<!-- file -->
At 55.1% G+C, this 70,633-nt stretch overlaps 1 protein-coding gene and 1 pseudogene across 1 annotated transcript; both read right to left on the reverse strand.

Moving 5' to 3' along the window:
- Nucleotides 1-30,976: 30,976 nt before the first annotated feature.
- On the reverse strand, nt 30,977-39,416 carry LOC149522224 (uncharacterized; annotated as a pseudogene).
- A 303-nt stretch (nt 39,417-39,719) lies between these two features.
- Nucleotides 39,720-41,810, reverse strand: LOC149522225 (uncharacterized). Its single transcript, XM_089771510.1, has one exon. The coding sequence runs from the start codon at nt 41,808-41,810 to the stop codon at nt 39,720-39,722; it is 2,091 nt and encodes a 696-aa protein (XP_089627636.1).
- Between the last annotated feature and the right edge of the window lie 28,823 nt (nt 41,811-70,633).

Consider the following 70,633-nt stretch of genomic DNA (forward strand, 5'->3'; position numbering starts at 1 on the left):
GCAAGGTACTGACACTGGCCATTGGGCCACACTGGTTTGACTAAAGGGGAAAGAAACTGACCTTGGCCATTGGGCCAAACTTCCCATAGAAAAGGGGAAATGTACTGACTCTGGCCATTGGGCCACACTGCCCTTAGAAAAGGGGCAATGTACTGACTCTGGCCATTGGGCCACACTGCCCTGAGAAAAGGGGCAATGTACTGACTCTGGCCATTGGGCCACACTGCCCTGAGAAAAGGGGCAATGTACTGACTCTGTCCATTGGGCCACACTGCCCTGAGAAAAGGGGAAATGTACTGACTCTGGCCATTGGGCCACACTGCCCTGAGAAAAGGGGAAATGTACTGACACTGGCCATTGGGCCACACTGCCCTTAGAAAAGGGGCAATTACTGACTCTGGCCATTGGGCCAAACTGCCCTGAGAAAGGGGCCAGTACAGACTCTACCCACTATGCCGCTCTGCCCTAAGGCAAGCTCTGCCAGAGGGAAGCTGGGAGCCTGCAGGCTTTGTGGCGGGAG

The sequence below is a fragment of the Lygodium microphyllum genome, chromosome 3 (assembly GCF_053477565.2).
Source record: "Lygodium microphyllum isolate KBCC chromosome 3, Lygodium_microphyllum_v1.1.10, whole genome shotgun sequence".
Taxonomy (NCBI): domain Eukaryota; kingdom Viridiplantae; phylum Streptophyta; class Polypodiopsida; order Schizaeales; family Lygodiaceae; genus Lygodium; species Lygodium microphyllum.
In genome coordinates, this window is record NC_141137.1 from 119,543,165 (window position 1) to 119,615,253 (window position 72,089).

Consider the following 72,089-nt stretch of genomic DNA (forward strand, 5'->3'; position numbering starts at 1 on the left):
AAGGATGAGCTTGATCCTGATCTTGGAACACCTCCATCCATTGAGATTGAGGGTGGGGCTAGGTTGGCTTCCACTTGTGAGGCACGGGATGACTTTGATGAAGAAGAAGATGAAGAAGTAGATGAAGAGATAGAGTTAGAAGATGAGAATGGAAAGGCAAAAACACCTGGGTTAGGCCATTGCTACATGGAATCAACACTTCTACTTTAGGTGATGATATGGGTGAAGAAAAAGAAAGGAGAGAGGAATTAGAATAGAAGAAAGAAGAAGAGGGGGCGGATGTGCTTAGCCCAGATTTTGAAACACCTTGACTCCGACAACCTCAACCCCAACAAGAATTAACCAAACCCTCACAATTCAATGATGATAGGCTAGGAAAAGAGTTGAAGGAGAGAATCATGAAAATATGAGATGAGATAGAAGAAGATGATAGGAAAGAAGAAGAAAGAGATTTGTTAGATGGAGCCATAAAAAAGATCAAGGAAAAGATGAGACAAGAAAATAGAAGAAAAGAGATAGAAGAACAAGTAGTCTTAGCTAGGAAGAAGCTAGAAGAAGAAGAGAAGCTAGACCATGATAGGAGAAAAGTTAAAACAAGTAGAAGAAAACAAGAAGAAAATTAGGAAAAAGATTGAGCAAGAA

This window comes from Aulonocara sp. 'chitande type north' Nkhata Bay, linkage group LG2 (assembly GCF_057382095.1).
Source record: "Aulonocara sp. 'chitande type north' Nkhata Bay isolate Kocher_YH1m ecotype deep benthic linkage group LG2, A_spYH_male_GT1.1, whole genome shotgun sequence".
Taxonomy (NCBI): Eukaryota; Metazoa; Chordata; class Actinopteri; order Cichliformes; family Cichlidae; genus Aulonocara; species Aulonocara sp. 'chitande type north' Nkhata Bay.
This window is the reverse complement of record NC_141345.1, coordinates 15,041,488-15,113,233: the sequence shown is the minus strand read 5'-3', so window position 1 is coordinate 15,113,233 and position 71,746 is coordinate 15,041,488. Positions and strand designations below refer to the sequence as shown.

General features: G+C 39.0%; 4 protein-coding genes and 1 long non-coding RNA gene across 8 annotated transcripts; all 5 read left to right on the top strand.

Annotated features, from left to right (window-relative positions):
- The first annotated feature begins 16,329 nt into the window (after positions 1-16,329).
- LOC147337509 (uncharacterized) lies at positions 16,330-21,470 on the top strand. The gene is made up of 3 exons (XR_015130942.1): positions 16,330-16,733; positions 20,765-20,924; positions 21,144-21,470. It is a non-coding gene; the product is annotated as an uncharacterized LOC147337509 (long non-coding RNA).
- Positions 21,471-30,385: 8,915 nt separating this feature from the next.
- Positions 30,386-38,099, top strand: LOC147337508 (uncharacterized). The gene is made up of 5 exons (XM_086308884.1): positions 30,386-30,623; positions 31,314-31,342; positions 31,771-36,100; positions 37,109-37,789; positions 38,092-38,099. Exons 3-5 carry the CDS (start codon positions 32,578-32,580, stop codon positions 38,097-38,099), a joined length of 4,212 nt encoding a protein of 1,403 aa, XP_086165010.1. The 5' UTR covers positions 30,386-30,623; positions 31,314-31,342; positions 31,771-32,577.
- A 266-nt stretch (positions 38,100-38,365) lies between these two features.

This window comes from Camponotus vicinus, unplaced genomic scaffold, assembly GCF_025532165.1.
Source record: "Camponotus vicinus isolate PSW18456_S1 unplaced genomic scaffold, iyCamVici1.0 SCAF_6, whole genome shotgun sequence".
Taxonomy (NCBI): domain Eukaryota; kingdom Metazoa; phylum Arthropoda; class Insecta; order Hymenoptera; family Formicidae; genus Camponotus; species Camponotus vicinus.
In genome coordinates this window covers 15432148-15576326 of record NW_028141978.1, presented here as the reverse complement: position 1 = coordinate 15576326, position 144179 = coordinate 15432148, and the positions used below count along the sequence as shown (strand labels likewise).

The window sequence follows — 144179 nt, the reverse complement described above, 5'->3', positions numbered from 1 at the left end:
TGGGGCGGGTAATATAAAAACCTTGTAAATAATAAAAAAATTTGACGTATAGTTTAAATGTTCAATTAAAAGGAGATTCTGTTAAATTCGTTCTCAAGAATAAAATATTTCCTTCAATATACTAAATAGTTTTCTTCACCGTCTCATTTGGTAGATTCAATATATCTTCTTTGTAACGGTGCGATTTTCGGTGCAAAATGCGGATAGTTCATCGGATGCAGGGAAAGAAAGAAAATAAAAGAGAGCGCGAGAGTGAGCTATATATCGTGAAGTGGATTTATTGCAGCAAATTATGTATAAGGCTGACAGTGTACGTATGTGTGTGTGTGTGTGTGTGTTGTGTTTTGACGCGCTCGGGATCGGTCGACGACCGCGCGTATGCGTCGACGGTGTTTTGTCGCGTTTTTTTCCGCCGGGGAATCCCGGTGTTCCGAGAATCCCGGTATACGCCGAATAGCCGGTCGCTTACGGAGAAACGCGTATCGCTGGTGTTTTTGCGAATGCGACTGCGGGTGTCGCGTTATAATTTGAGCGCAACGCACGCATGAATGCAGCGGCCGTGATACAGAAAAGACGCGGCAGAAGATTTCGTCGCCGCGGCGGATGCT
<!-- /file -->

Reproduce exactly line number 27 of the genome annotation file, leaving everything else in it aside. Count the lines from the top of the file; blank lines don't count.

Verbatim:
This window comes from Camponotus vicinus, unplaced genomic scaffold, assembly GCF_025532165.1.